Brexit and GDPR... How worse can it get?

4 December 2020

When thinking about Brexit, most people think about the effect on holidays; importers and exporters think about moving goods; tax people worry about taxes and customs duties; but perhaps the part we all forget to think about is the effect on data…

When the transition period ends on 31st December 2020, the UK will become what’s known as a ‘third country’ by the EU. This means UK businesses can’t assume they can continue to process the personal data of EU data subjects in the same way as now.

For personal data transfers from the EU to the UK

Post-Brexit, the UK will be deemed a ‘third country’ and so EU organisations will only be able to transfer personal data from the EU to the UK if there’s an adequacy decision or some other arrangement in place. The exact nature of arrangements that will be in place after Brexit will depend on whether there’s a deal or not and how long it takes for the EU to agree an adequacy decision. Any UK organization receiving personal data from an organization in the EEA can’t assume therefore, that such transfers can continue as they are now, before an adequacy decision’s been made or without putting in place alternative arrangements.

For personal data transfers from the UK to the EU

Brexit will have less impact, as the Data Protection Act 2018 (DPA 2018) will still be the applicable legislation. The GDPR, however, will be retained in UK law under the terms of the EU (Withdrawal) Act 2018. The UK government could of course decide in future that further protections are required for UK data subjects and restrict transfers from the UK but that seems unlikely, at least in the short term.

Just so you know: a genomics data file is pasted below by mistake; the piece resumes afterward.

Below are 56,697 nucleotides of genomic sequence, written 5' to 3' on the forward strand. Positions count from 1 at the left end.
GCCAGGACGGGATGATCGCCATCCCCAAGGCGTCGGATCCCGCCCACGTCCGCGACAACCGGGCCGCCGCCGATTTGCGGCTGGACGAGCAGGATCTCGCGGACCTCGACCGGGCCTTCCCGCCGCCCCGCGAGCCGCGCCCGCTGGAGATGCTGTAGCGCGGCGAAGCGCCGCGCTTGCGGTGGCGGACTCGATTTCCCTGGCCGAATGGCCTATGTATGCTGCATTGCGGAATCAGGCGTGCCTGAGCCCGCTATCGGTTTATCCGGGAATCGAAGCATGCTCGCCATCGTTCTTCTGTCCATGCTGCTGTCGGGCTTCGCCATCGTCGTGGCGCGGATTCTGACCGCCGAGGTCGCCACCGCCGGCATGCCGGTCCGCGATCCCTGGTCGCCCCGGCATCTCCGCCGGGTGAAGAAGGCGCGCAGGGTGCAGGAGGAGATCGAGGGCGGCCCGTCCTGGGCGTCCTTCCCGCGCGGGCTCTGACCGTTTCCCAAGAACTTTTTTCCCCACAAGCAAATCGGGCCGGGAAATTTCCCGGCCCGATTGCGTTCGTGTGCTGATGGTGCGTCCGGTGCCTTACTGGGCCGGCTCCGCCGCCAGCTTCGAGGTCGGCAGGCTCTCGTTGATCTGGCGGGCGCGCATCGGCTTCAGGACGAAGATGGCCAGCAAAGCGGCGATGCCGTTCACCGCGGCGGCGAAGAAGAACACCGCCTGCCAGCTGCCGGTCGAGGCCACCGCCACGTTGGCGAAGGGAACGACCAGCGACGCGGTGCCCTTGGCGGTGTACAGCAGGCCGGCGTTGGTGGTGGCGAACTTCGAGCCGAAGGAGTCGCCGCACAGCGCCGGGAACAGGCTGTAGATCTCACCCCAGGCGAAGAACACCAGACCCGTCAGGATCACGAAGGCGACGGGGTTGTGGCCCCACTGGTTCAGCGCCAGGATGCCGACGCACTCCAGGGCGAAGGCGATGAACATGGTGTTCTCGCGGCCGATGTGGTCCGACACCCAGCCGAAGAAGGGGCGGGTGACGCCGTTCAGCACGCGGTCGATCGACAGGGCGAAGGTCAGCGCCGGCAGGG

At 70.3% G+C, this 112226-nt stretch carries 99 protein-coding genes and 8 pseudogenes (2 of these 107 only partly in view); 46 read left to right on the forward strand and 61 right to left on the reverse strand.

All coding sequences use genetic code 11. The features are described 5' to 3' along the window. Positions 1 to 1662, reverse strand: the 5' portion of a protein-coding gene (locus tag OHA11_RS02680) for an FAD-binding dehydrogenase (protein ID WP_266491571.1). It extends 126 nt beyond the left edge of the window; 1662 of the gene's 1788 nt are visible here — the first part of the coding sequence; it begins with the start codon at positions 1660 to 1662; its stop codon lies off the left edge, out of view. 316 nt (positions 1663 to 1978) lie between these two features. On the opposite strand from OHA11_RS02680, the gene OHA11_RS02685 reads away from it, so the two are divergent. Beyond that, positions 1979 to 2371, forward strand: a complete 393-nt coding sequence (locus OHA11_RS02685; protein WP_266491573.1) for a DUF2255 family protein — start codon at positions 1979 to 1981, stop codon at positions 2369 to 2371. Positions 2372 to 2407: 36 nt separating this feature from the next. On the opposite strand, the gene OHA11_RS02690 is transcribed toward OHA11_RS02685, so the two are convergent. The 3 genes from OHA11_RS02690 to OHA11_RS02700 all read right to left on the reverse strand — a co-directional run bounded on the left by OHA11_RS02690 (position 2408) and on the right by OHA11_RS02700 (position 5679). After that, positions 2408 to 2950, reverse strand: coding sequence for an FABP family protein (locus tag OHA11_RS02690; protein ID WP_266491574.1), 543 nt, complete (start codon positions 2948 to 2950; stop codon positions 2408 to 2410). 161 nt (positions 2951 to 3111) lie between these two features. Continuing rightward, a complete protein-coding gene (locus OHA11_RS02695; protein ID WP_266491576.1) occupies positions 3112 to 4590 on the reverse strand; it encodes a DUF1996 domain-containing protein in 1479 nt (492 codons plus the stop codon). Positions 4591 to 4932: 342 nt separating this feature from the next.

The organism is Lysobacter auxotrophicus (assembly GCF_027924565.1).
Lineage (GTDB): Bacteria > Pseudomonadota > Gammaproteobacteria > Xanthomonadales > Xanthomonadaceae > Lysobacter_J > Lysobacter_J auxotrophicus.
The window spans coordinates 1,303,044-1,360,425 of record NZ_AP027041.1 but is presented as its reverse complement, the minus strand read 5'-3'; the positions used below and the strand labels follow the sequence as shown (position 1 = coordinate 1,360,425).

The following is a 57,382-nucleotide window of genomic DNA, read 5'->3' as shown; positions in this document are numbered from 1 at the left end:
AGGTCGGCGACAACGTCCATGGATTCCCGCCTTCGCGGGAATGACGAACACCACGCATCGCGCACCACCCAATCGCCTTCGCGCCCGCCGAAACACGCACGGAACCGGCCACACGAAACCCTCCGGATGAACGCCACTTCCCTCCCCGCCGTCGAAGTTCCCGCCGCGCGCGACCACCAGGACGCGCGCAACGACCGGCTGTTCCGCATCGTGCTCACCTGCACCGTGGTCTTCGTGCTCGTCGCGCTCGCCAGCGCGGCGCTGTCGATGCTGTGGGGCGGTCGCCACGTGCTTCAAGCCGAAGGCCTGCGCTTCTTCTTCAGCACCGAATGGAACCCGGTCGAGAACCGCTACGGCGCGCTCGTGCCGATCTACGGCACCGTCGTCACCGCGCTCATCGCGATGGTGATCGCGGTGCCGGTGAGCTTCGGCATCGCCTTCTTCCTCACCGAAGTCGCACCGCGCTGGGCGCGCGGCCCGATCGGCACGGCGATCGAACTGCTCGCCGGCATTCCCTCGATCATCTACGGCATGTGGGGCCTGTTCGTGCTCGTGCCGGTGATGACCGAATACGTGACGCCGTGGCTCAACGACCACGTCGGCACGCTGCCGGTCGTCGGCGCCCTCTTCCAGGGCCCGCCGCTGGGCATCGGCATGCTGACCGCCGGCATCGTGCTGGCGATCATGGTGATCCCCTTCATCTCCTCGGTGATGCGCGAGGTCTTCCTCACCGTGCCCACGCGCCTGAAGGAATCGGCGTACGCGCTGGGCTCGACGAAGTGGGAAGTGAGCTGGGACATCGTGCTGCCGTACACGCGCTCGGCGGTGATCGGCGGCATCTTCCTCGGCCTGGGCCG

EU data subjects

The GDPR requires a controller or processor not established in the EEA, (so this will include any controller or processor only established in the UK post Brexit) to designate a representative within the EEA if they process the personal data of EU data subjects. This includes offering goods or services to individuals in the EEA and/or monitoring the behaviour of individuals located in the EEA. This doesn’t apply to public authorities or if the processing’s occasional or low risk.

The Information Commissioner’s Office (ICO) has put together further information on this area which is available here and in particular, has developed an interactive tool especially for SMEs – a good place to start thinking through the repercussions for your business.